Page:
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Authority Shores Up Water Quality

Water system serves 130,000 people.

The Loudoun County Sanitation Authority (LCSA) is in the clear when it comes to clean water.

The water authority released the 2002 Consumer Confidence Report (CCR) last month, an annual report that identifies the types and amounts of contaminants in the water system from water samples collected and analyzed throughout the year. The CCR reports that the drinking water in LCSA's distribution system meets the Environmental Protection Agency (EPA) standards required by the Safe Drinking Water Act (SDWA).

LCSA distributes water to about 43,000 metered customers in the unincorporated areas of eastern Loudoun, or 130,000 people. LCSA, which is headquartered in Leesburg, provides both water and waste-water services to nearly all of the residents and businesses east of Route 15.

"I'm very pleased with it because we met all of our standards," said Samantha Villegas, manager of communications for LCSA, adding that the Sanitation Authority did not have any monitoring violations in 2002 and corrected those from the year before. The state had rejected the third quarter 2001 samples from one of the contaminants after the samples broke during shipment and found that LCSA failed to complete the monitoring requirements for water quality parameters.

IN RESPONSE, LCSA changed the sampling schedule to allow more time for resends, opened the Raspberry Falls Regional Laboratory in June and hired a full-time staff person to work in the Leesburg laboratory. The Leesburg laboratory is the first for LCSA and an addition to the mini-labs located at the smaller packaged treatment plants throughout the county, which are used to test treated waste-water samples.

"It's larger and it gives us more ability than we had before to test samples," Villegas said.

In 2002, LCSA tested water samples to show the level of 22 contaminants, including microbial, metal and other natural and man-made components. The SWDA, which was passed in 1974 and amended twice, requires samples to be tested for the presence of bacteria, trihalomethanes, lead and copper in water. A small amount of contaminants can be in drinking water without posing a health risk.

"These results reflect our commitment to water quality monitoring, and the report is part of our commitment to customer communication," said Dale Hammes, LCSA's general manager, according to a statement from LCSA.

The CCR lists the contaminants detected in water and compares them to the maximum contaminant levels allowed under the SDWA, along with providing information on LCSA's sources of water and where and how the water is treated. LCSA's water comes from the Potomac River through a purchase agreement with the Fairfax County Water Authority and from Goose Creek through an agreement with the City of Fairfax.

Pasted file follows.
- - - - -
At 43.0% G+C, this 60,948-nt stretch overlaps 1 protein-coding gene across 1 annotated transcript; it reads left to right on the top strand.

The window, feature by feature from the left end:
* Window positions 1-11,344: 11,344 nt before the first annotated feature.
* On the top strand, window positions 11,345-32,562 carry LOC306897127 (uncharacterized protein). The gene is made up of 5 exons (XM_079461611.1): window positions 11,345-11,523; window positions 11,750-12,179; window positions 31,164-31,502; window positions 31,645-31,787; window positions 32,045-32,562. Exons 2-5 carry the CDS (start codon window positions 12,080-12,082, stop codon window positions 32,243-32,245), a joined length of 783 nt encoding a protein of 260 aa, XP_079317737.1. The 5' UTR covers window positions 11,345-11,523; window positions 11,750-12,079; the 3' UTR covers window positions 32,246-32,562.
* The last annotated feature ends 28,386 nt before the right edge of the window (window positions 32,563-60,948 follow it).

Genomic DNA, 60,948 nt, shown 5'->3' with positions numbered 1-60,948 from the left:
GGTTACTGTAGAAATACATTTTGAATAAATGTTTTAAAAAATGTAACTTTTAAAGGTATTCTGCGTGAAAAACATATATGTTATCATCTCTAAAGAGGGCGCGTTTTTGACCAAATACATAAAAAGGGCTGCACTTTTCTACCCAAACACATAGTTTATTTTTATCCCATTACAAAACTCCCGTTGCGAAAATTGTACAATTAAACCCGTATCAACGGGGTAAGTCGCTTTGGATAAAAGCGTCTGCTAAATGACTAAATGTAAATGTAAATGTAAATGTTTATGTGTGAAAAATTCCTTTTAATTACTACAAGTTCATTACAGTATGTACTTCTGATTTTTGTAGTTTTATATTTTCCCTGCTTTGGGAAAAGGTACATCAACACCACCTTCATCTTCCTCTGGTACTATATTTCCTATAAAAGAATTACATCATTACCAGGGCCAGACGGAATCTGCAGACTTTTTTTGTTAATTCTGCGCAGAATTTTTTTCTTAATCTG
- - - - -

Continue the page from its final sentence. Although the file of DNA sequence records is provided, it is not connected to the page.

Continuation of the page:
"A lot of it is required language," Villegas said about the report. "Every year, I try to put in more information than they require."

THIS YEAR, Villegas included information on three capital improvement projects LCSA undertook to improve the overall water system. They include:

* Brambleton water storage tank, a 2.5 million gallon water storage tank that will become fully operational in 2004, a cost of $3.6 million. Currently, LCSA owns and operates two elevated water storage tanks in Broadlands and one standpipe in Sterling with a total storage capacity of 6.8 million gallons to maintain pressure and backup for fire flow.

* Route 606 water main, a 13,650-foot water main that in November 2003 will connect the northeast part of LCSA's system to the system's southern part in South Riding, a cost of $1.3 million.

* Water pressure vaults, six pressure reducing vaults that will be installed in the Ashburn area in 2003 to improve the system's operation and reduce high water pressure in low laying areas, a cost of $600,000.

"I'm very pleased with how the year went and how the water is doing. It says a lot to have such good water quality with so much snow and rain flowing into the system. It's an added challenge to maintain the disinfection levels," Villegas said, adding that maintaining water quality is "almost easier" in a drought when less water is in the system.

The EPA has required utilities to provide their customers with an annual CCR since 1999.

"My concern is that we adequately protect our surface water resources for decades in the future," said Supervisor Charles Harris (D-Broad Run), who focuses on water issues in the county. "Our subsurface water quality seems to be good, but it seems we are having to go deeper and it depends where you're at. We need to do more study and analysis of our underground water supplies."